tsar ivan the terrible
tsar ivan the terrible
Ivan the Terrible, Sergei Eisenstein

The most famous of all Muscovites was Ivan IV, known as Ivan the Terrible. During his long rule (1533-1584), Ivan IV expanded the Russian lands and made Russian culture more religious than it had ever been. He eliminated rival centers of power like the democratic city of Novgorod in the North and dealt a decisive blow to the Mongols in his victory at Kazan in 1552.

As the head of a religious civilization, Ivan the Terrible had every aspect of domestic activity ritualized through semimonastic rules of conduct, preserved in a book called the Domostroi. The consequence of this radical monasticization of society was the virtual elimination of secular culture in the course of the sixteenth century.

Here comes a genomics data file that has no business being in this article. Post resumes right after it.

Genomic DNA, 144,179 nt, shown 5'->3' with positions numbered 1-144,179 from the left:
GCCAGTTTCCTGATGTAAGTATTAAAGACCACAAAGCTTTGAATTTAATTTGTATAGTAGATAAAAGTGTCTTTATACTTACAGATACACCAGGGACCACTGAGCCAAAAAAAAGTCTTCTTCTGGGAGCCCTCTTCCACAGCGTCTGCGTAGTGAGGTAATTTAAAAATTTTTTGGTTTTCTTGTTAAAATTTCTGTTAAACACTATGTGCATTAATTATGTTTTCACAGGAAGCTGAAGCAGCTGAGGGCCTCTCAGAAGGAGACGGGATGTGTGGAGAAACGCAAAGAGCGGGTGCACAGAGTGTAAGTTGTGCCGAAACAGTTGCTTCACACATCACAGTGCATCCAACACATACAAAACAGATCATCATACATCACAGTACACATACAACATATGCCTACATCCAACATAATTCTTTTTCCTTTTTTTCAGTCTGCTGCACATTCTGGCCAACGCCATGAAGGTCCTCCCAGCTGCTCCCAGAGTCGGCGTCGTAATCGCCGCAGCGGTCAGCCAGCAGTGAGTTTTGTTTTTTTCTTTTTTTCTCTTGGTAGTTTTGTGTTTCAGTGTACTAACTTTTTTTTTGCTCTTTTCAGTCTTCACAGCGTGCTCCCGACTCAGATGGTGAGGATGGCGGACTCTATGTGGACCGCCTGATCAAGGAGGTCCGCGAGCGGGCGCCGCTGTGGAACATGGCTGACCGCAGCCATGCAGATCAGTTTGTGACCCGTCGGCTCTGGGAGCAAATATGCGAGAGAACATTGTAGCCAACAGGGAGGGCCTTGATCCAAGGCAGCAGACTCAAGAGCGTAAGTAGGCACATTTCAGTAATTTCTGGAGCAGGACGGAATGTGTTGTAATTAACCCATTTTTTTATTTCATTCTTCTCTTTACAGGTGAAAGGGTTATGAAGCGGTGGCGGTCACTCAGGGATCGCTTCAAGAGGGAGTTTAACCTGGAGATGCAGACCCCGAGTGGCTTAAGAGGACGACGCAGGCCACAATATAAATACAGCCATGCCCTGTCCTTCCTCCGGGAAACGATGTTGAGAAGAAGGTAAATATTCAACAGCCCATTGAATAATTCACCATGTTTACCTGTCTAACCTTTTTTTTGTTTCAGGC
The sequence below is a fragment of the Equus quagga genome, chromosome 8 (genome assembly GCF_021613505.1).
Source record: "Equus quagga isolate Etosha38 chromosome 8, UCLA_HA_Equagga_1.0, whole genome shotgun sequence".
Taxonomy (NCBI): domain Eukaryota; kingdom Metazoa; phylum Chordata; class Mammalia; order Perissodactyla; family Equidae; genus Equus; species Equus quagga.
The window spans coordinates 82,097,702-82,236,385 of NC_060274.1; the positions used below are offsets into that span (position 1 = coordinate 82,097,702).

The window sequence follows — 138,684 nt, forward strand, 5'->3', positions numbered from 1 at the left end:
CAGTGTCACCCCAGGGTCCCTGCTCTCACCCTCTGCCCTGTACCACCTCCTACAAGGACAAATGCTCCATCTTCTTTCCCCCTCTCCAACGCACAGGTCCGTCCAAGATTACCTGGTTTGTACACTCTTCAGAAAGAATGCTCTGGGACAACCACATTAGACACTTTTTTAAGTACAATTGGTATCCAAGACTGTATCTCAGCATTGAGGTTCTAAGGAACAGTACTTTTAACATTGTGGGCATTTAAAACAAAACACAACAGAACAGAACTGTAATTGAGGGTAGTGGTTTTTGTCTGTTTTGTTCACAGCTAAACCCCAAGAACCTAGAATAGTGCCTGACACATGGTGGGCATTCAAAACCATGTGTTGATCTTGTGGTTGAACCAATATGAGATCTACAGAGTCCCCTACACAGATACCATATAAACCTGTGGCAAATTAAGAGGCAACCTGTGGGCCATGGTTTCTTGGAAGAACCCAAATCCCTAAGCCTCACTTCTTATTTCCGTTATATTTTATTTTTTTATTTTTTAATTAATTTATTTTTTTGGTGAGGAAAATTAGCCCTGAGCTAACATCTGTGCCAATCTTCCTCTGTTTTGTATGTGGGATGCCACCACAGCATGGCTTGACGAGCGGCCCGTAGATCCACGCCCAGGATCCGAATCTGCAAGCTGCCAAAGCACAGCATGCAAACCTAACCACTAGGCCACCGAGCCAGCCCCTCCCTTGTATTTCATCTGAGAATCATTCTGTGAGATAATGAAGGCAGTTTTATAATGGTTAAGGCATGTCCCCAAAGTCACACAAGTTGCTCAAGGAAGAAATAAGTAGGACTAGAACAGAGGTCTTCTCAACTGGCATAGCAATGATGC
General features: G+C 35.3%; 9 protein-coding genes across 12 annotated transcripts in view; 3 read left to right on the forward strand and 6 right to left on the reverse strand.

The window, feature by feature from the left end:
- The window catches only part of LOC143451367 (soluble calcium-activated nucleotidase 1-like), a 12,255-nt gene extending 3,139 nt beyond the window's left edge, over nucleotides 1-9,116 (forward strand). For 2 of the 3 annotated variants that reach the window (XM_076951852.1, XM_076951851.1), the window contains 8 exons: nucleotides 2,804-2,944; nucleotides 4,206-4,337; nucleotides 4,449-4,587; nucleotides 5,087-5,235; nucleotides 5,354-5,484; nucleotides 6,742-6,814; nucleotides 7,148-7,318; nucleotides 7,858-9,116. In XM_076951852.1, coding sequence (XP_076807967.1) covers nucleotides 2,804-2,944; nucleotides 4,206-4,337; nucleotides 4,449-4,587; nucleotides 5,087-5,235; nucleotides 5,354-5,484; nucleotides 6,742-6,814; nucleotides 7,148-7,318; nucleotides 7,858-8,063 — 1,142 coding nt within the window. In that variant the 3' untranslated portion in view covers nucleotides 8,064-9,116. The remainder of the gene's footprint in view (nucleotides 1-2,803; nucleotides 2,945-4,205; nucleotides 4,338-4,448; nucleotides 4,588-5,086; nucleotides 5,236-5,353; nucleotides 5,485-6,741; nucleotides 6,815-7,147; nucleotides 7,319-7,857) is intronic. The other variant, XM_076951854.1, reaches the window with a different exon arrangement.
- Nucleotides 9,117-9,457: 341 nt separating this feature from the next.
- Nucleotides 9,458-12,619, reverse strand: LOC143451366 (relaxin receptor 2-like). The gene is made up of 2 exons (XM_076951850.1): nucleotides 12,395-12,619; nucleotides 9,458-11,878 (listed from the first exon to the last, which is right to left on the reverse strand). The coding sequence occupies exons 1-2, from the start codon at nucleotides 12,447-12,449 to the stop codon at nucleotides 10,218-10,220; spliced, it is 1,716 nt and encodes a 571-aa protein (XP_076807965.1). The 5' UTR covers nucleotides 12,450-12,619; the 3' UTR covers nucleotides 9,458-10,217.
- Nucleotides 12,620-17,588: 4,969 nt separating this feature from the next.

“Ivan started as an angel. Ivan the Terrible was the fallen angel. He started as a very wise Tsar and ended as a devil. And Eisenstein wanted to follow this evolution from angel to the devil. The first image he discovered for this subject was Ivan in the Cathedral. And the background this is the Last Judgement and Ivan’s staying on his knees asking God to forgive him. And God keeps silence when Ivan asked him ‘have I right to kill people for the great Russia?’ and because silence is the answer, Ivan is trying to kill the God,” explains film historian Naum Kleinman.

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